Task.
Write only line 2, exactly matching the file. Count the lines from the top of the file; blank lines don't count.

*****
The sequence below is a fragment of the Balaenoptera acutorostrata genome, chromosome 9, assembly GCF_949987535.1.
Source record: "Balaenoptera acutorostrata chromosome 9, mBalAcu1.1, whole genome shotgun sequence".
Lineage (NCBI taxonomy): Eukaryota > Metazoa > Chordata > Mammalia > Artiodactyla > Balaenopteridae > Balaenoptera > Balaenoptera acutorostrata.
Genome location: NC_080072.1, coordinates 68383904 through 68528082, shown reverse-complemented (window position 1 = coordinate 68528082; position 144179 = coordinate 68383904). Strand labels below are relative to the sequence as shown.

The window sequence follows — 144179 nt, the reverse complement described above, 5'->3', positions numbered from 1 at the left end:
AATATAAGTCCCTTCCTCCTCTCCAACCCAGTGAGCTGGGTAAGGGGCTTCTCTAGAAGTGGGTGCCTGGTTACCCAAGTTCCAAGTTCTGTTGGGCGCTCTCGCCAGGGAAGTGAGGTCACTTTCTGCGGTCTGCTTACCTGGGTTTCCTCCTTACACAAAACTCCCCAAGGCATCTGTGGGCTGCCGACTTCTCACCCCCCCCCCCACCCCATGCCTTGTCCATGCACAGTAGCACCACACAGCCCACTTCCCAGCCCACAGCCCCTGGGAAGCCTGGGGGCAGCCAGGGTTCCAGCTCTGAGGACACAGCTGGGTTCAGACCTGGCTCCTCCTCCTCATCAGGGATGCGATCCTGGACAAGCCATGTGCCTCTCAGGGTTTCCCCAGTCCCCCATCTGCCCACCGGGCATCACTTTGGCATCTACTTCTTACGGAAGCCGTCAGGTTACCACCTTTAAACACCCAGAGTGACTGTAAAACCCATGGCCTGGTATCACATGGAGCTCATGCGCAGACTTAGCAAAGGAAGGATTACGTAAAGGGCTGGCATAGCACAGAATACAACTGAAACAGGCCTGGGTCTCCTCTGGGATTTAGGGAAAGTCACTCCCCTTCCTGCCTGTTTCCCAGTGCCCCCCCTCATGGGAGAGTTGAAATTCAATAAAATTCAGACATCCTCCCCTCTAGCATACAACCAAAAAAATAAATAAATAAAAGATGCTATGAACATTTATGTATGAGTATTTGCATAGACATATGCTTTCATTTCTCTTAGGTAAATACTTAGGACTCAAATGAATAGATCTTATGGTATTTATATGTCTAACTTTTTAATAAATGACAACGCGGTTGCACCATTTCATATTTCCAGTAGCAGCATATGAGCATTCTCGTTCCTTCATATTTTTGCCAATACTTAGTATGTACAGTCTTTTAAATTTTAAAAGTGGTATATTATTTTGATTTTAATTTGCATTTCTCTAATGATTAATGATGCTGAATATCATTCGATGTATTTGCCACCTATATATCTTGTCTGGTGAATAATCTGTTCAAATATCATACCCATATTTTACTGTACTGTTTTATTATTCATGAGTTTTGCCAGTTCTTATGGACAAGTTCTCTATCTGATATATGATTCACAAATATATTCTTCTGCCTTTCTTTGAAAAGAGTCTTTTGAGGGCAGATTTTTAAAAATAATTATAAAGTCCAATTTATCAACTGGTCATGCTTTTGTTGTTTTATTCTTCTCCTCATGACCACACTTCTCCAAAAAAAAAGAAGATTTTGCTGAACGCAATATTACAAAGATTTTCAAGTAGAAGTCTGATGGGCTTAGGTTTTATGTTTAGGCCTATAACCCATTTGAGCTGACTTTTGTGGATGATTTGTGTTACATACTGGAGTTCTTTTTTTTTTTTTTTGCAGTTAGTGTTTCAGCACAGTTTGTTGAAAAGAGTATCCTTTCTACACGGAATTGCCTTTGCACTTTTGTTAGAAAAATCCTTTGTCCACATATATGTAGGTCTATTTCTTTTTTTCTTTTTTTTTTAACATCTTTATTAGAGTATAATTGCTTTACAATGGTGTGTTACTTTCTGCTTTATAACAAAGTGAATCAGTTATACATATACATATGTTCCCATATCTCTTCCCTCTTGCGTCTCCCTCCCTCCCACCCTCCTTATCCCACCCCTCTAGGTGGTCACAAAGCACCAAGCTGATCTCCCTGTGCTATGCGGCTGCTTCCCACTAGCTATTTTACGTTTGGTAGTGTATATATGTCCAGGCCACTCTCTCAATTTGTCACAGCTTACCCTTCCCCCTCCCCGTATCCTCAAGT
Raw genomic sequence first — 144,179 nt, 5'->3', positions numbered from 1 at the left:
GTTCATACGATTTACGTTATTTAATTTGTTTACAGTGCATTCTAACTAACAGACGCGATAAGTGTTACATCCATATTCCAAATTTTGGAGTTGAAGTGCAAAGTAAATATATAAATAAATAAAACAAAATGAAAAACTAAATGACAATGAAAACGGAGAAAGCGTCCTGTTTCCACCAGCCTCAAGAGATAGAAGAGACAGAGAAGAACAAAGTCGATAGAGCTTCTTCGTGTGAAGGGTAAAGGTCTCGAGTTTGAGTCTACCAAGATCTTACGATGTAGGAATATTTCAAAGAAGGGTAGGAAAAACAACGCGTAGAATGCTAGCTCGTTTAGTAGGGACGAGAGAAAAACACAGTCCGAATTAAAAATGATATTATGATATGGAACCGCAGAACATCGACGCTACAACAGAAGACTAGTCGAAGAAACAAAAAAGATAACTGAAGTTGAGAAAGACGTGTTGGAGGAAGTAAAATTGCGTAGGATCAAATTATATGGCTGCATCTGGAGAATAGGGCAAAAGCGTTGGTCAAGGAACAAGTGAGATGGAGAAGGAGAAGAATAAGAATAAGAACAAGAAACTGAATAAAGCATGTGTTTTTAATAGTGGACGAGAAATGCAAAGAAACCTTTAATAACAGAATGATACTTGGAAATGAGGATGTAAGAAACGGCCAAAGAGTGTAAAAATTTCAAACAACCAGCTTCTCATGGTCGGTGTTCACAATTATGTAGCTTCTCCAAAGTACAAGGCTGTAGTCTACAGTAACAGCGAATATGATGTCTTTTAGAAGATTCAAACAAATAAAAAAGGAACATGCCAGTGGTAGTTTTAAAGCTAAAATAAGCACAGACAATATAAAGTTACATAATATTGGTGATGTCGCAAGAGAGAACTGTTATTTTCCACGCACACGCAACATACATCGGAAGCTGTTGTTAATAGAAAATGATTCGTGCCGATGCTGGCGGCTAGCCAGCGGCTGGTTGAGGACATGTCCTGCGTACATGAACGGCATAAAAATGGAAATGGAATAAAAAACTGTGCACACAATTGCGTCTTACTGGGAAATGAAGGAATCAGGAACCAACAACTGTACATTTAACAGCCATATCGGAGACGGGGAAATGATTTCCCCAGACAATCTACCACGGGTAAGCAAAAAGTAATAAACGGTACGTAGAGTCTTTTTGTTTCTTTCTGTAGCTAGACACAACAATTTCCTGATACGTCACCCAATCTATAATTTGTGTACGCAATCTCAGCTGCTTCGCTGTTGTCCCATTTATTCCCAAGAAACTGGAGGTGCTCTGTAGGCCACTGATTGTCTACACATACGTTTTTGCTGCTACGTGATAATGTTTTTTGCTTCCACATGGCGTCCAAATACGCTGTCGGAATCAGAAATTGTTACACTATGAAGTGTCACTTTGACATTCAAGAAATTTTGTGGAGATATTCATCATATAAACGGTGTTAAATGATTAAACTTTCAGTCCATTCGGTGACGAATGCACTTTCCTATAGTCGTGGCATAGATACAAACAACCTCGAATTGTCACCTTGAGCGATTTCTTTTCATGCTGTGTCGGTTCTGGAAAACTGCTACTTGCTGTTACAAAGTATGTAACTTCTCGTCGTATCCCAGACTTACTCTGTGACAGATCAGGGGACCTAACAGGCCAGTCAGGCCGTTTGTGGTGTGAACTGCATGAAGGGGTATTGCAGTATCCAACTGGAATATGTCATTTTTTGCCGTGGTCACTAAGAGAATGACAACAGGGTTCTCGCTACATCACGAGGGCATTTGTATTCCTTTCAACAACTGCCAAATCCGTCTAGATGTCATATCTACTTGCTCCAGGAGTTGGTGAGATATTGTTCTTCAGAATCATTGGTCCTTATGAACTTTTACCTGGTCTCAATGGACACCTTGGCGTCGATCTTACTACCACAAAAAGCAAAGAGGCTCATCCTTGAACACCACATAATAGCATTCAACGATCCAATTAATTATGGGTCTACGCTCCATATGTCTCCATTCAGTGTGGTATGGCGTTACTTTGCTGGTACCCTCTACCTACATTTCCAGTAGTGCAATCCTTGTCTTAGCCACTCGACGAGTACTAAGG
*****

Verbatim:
Source record: "Balaenoptera acutorostrata chromosome 9, mBalAcu1.1, whole genome shotgun sequence".